I also appreciated Earl Holt's emphasis on the "discipline of conversation" — a liberal art that, when it comes to theology and religious commitments, has been allowed to atrophy in many of our churches. Earl referred to the "disagreements that unite us," but observed that this liberal approach doesn't characterize our movement right now because we don't even productively disagree with each other. A parable for our time.

Bill Sinkford's annual report also touched on theology, but my notes are fragmentary and I'll have to wait until the tireless reporters for the UUA website post his address to quote from it directly.

Copyright © 2005 by Philocrites | Posted 26 June 2005 at 12:14 AM

Previous: Unitarian Universalists 'invading the Bible belt.'
Next: Commission on Appraisal: Monday at 10:15 a.m.

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13 comments:

Philocrites:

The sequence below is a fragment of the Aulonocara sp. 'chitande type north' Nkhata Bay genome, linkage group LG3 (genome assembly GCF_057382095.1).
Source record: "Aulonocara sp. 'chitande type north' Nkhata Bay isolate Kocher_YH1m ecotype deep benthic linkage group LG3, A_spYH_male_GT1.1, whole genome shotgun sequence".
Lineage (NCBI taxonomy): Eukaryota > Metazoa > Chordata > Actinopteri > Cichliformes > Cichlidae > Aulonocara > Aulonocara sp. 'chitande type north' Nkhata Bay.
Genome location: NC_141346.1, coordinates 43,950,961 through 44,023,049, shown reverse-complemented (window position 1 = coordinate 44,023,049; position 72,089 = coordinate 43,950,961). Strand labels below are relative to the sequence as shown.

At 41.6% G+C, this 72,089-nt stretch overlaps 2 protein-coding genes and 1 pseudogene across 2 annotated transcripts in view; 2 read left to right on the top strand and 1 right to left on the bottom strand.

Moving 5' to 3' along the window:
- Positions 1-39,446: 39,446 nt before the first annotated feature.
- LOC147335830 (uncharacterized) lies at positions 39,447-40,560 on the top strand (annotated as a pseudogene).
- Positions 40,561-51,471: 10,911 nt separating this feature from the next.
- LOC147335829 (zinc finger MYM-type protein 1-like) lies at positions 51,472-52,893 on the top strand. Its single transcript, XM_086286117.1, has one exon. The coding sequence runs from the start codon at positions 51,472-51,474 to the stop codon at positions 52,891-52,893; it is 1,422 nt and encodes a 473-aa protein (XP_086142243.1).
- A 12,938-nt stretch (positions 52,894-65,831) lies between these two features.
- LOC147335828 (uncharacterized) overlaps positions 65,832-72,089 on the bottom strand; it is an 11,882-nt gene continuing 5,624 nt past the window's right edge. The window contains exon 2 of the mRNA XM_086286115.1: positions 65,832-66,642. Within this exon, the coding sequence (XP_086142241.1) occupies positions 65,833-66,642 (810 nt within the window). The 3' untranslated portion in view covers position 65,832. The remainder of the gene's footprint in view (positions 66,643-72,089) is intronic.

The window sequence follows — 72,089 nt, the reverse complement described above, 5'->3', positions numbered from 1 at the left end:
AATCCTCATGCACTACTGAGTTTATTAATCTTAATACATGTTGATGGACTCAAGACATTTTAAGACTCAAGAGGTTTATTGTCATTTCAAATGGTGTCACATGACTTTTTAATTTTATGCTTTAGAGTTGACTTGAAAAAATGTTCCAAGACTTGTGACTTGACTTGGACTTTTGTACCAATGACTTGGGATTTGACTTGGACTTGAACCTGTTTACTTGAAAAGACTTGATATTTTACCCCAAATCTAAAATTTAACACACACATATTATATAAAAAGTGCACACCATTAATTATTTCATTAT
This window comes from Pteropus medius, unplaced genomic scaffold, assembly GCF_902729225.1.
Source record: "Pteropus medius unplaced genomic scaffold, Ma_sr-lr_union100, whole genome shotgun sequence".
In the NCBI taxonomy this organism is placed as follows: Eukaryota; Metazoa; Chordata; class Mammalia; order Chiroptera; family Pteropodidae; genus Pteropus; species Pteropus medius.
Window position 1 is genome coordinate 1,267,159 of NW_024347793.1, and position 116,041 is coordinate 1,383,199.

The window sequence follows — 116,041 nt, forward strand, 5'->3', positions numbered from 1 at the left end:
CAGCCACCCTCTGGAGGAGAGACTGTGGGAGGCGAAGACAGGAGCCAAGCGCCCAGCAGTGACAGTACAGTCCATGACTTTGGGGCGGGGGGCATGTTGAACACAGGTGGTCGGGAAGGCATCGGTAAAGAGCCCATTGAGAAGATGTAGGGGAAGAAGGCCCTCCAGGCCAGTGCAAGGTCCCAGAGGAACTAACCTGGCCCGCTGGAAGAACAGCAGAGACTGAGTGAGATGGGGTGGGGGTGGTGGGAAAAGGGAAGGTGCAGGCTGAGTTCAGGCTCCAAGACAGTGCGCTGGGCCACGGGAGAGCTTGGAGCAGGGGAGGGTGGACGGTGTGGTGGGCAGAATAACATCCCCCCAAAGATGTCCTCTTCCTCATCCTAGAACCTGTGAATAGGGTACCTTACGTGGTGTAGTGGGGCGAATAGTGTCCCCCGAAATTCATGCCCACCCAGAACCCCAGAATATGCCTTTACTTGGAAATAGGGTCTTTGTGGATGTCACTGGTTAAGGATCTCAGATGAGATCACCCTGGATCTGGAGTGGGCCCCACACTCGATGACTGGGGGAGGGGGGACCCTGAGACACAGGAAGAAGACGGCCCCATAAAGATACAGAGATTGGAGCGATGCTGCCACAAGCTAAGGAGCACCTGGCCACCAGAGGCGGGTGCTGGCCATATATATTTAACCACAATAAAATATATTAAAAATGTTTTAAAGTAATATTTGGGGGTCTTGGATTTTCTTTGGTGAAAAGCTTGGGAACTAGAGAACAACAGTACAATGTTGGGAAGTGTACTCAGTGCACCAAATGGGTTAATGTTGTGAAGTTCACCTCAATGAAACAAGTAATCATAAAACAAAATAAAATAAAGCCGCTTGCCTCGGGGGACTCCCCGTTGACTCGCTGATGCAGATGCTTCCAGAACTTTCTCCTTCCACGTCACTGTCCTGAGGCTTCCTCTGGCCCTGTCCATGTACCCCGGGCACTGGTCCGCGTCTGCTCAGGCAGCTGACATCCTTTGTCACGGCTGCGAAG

June 26, 2005 12:25 AM | Permalink for this comment

In rereading what I've just posted, I think it sounds like I'm suggesting that the UUA's internal conversation about theology is more important (or at least more interesting to me) than concerns expressed here about prison policy or the war in Iraq. Actually what I'm pointing to is that in the midst of the General Assembly's typical and commendable interest in social and moral issues, I'm grateful that this General Assembly includes an intensified focus on core theological issues, too.

Joe G.:

June 26, 2005 09:42 AM | Permalink for this comment

Philo,

Initially, I was a tad confused by what you meant, but then quickly realized you were referring to the Generaly Assembly itself. Yes, I got your point: theological discussions are welcomed at GA if sometimes possibly overshadowed by social issue concerns.

Have a lovely GA. Once again I'm missing Friends General Conference Conference (no, that's not a mistype, it's FGC Conference for short).

By the way, I'm still confused regarding humanistic and naturalistic theology. Are these two distinct systems of theology? Do you know of any where on the web to learn about the distinctions between the two (given that I thought these were one and the same thing). Or am I mistunderstanding you here?

Philocrites:

June 26, 2005 10:20 AM | Permalink for this comment